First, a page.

When Global Grapevine’s Ailsa and Alex toured Phillip Island, the Penguin Parade was high on the list of to-dos. Not so Fly Isabella’s Liz Stark, who decided to shun the (admittedly touristy) appeal of a gazillion little penguins in favour of searching out Phillip Island’s best walks.

I’ve been travelling in Australia for 6 weeks now – not working for 7 – and weekdays are blissfully merging into weekends. Jack is working 5 days a week, starting early and done by mid-afternoon, so similarly the chopping and changing of shifts is creating a whirl of a week for both of us.

This week found Monday and Tuesday completely free so we spontaneously rented a car (day rates and petrol are cheap here), swung by Kmart for a bargain tent and sleeping bags, stocked up some BBQ goodies from Coles, and travelled south to Phillip Island – famously home to lots of little penguins. More on them later…. This is a great trip: check out below for things to see and do, as well as some of Phillip Island’s best walks.


BERRYS BEACH | this has to be one of my favourite spots I’ve visited in Australia. And it’s my sister’s nickname, so extra special! The deep bay sweeps round to red cliff faces to the East (one of the Phillip Island best walks is along this cliff top path to Pyramid Rock), the water is crystal clear, the rock pools sparkle under the sun, the sand is soft and clean. It’s a surf beach so I’m not sure how safe it would be to swim, but it’s a really quiet and absolutely beautiful spot.

Berrys Beach


WOOLAMAI BEACH | another fab spot, although we caught it in the morning before the clouds had blown away. I felt like I was at home in Cornwall: pounding surf, sand dunes, empty beaches, and questionable weather! There weren’t many surfers, and supposedly this is a spot for only the pros.

COWES BEACH | this is a little gem of a North facing bay side beach (versus Berrys and Woolamai above, which face the ocean). We pitched our tent 5 metres back from the white squeaky sand and crystal water – on this stretch it feels positively Caribbean (definitely not Cornwall!).

Also check out: Cowes is the main town on Phillip Island. It’s pretty tiny but has got the usual selection of fish and chips and fast food shops.


THE NOBBIES | is an ecotourism centre located in the south-west corner of Phillip Island, past the Penguin Parade (walking between the two takes about an hour). 1.5km offshore is Seal Rocks, home to the country’s largest Australian Fur Seal colony – unfortunately you can’t see them from this distance with the naked eye. There’s a boardwalk that promises killer views and takes you past individual penguin homes. The crazy little fellas nest in burrows remarkably far up the cliff sides, and we saw several still snuggled inside.

Also check out: There are 3 marked koala reserves on the island. We chose to try a short green loop of a Phillip Island walk to the Oswin Roberts Reserve, but alas, no koalas. We did see loads of wallabies though.

Berrys Beach Rock Pool


Trees without koalas


CHURCHILL ISLAND | yet another worthwhile stop, this island (connected by road) is home to Victoria’s oldest working farm that has been in operation since the 1850s when the British settled here. You can pay to go and see this, but instead we did the easy North Loop Trail from where you can see Rhyll on Phillip Island, the Mornington Peninsula in the distance, and French Island. There’s tonnes of birds for birdy folk. Still no elusive koalas though.

INVERLOCH | we figured as we had the car we may as well explore on the way back. Inverloch is a pretty spot with very little going on (in a good way), unless you have a fishing rod on you: fishing off the pier seemed to be the most popular pastime.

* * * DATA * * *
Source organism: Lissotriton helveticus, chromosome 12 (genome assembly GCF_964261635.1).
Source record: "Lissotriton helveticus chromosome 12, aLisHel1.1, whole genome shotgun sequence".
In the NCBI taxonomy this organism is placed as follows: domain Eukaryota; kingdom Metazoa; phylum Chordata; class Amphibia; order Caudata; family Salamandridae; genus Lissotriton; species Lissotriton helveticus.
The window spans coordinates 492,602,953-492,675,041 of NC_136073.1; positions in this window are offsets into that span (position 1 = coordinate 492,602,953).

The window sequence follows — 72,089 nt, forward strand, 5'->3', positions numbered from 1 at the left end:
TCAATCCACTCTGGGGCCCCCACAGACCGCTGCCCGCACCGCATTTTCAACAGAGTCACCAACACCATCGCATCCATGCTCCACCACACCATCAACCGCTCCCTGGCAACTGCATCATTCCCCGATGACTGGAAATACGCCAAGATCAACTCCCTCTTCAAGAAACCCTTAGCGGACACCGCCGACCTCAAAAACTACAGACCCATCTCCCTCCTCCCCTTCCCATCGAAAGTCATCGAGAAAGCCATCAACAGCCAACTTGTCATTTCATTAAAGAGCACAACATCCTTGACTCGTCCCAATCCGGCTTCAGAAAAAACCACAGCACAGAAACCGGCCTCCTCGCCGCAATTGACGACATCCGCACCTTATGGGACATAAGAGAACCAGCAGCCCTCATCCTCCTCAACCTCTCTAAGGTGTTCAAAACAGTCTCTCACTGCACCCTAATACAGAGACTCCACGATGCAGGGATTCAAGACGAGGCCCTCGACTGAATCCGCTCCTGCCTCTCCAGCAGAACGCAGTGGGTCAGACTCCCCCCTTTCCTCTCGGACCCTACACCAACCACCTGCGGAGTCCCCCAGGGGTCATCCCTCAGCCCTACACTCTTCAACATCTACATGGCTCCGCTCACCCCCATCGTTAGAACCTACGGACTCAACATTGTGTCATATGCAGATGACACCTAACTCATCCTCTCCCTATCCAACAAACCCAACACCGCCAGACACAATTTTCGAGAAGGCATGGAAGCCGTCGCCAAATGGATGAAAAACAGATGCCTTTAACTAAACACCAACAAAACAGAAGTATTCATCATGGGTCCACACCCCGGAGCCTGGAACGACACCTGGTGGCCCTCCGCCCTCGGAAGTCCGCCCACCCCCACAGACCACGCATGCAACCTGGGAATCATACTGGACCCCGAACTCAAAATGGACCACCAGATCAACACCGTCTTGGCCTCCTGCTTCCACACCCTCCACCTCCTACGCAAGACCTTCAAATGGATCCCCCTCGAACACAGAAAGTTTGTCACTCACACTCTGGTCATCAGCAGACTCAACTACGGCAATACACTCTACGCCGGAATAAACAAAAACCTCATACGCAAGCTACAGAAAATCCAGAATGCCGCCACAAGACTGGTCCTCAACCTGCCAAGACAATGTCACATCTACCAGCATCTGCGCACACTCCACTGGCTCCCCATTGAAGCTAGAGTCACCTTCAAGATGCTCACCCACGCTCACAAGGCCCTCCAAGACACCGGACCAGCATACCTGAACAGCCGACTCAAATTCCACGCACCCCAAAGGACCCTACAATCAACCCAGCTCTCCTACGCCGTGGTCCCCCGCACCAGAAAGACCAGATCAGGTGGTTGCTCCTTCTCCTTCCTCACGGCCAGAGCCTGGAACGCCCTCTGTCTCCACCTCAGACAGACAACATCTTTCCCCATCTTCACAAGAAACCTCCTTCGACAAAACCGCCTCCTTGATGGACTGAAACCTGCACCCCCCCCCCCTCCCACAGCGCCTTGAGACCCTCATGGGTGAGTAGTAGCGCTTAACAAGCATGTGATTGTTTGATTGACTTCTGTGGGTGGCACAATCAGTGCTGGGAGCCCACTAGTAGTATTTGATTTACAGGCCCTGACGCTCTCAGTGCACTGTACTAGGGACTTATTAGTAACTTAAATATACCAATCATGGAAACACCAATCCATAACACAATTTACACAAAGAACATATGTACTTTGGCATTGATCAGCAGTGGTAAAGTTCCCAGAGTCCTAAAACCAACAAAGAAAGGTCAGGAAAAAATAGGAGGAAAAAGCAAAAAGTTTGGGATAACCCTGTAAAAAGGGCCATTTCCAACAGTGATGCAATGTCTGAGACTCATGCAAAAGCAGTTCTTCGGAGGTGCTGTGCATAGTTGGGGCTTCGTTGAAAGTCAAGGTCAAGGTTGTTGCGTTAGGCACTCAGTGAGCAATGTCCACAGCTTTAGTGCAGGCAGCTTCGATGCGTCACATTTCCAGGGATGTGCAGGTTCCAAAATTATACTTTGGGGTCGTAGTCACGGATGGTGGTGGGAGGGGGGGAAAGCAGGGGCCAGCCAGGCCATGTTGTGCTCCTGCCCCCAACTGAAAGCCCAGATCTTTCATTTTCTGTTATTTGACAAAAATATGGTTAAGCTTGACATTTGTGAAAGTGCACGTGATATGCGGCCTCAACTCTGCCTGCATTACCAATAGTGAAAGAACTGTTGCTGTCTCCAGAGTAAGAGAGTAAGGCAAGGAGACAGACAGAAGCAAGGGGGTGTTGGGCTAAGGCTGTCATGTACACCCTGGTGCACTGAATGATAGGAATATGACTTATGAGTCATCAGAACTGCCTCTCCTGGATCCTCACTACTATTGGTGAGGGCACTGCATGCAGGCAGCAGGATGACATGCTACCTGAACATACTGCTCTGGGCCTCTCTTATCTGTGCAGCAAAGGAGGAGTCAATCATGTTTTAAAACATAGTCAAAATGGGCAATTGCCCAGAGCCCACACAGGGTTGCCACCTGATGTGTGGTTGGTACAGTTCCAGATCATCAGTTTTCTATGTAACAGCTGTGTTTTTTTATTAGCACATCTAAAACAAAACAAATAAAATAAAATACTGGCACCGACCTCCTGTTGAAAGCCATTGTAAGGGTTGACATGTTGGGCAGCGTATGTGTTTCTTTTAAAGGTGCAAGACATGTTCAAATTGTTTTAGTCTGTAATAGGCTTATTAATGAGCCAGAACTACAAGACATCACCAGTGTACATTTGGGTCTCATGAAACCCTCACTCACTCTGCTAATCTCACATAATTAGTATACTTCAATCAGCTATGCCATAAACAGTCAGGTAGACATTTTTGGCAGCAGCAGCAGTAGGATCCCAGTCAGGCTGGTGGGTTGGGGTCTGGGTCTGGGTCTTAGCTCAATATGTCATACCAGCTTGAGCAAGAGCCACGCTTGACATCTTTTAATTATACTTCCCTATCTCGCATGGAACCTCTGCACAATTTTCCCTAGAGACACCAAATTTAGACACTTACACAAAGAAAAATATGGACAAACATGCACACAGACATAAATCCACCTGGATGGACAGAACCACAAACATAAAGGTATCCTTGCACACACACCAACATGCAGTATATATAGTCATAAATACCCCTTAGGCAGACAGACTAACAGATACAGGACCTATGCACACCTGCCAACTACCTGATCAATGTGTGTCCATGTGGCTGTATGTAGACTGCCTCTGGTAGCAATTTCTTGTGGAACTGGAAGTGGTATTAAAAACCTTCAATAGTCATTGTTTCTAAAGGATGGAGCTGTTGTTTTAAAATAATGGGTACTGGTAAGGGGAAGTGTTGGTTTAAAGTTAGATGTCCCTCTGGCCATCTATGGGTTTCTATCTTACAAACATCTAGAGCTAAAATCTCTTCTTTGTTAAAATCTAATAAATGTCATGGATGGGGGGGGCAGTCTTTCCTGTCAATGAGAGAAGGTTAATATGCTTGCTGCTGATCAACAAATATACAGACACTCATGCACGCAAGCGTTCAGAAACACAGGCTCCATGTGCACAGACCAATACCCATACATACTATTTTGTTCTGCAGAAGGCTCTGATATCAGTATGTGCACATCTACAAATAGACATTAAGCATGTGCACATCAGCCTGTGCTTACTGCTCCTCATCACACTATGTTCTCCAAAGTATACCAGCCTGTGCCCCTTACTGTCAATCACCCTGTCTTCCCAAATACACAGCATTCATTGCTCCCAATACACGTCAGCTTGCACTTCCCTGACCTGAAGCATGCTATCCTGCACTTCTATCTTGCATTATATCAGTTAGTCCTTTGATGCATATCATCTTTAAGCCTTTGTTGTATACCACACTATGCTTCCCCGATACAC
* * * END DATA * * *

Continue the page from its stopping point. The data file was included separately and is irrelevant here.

Also check out: we tried a couple of stops at Koonwarra (teeny tiny with a popular Food Store), Korumburra (free old mine centre, closed when we were there) and Loch (brewery and distillery, also closed Tuesdays!) along the South Gippsland Highway.



SCRIMPING ON THE GEAR | all the gear, no idea. Actually make that: none of the gear, still no idea. That was us. The absolute amateurs on the campsite, dwarfed by all the mega camper vans towering over our tent made for hobbits. We invested a whopping $15 AUD on a 2 man tent from Kmart…. I’m not sure how many adventures this paper-thin home will last us, but at least we can be confident we’re saving money versus an Airbnb.

BIG4 CARAVAN SITE | doing our impromptu research for camping on Philip Island only two main contenders regularly appear. This one is marginally cheaper per night ($31 versus $40) and has good reviews, but didn’t appear to be in a great location at Newhaven – right by the bridge from mainland Victoria – versus our beach side option at Cowes Caravan Park. (OK – small technicality, we had to walk through a hedge. But some of the spots do look straight out to sea).

PENGUIN PARADE | I can’t comment on the Parade itself: we didn’t go. As per many natural points of interest in Australia, there is a tendency to be charged for visiting privileges and we felt unanimously frustrated that the home of these little guys had been turned in to a quasi-theme park. The amphitheatre seats up to 3,800. Ridiculous. I just can’t imagine that’s a ‘next to nature’ experience, or that you get up close without a bunch of selfie sticks obscuring the view.


THE PINNACLES | I fell victim to my own lack of research with this one: we were so close when we stopped at Woolamai surf beach, but too lazy to walk to Cape Woolamai. I didn’t realise this was home to the much photographed Pinnacles, accessible on a 4km round trip and supposedly one of Phillip Island’s best walks.

AND KNOW THIS: There are 17 species of penguins, all found in the southern hemisphere. Phillip Island is home to an estimated 32,000 little penguins whilst the total little penguin population is around one million. Naw.

Read more of Liz’s Australian travel posts
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